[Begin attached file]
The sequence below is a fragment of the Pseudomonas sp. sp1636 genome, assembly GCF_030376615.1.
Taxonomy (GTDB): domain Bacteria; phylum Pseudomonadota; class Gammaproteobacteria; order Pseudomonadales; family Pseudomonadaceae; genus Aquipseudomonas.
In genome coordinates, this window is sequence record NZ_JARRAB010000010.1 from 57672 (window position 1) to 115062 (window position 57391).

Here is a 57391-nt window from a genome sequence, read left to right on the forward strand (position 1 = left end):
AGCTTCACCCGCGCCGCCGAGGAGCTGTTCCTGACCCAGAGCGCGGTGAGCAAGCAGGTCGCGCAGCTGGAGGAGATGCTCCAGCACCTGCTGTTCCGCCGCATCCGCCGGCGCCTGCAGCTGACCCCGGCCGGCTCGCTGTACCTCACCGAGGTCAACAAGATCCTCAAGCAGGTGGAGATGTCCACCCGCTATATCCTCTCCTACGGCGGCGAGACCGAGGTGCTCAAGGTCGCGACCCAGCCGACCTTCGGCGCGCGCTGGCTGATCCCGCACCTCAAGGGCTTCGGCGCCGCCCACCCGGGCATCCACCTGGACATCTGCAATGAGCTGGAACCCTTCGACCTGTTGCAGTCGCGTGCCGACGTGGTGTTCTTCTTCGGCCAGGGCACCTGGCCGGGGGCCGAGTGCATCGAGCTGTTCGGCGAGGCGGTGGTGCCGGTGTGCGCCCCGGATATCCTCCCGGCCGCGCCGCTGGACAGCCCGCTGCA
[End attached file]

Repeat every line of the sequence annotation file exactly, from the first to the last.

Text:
The sequence below is a fragment of the Pseudomonas sp. sp1636 genome, assembly GCF_030376615.1.
Taxonomy (GTDB): domain Bacteria; phylum Pseudomonadota; class Gammaproteobacteria; order Pseudomonadales; family Pseudomonadaceae; genus Aquipseudomonas.
In genome coordinates, this window is sequence record NZ_JARRAB010000010.1 from 57672 (window position 1) to 115062 (window position 57391).

Here is a 57391-nt window from a genome sequence, read left to right on the forward strand (position 1 = left end):
AGCTTCACCCGCGCCGCCGAGGAGCTGTTCCTGACCCAGAGCGCGGTGAGCAAGCAGGTCGCGCAGCTGGAGGAGATGCTCCAGCACCTGCTGTTCCGCCGCATCCGCCGGCGCCTGCAGCTGACCCCGGCCGGCTCGCTGTACCTCACCGAGGTCAACAAGATCCTCAAGCAGGTGGAGATGTCCACCCGCTATATCCTCTCCTACGGCGGCGAGACCGAGGTGCTCAAGGTCGCGACCCAGCCGACCTTCGGCGCGCGCTGGCTGATCCCGCACCTCAAGGGCTTCGGCGCCGCCCACCCGGGCATCCACCTGGACATCTGCAATGAGCTGGAACCCTTCGACCTGTTGCAGTCGCGTGCCGACGTGGTGTTCTTCTTCGGCCAGGGCACCTGGCCGGGGGCCGAGTGCATCGAGCTGTTCGGCGAGGCGGTGGTGCCGGTGTGCGCCCCGGATATCCTCCCGGCCGCGCCGCTGGACAGCCCGCTGCA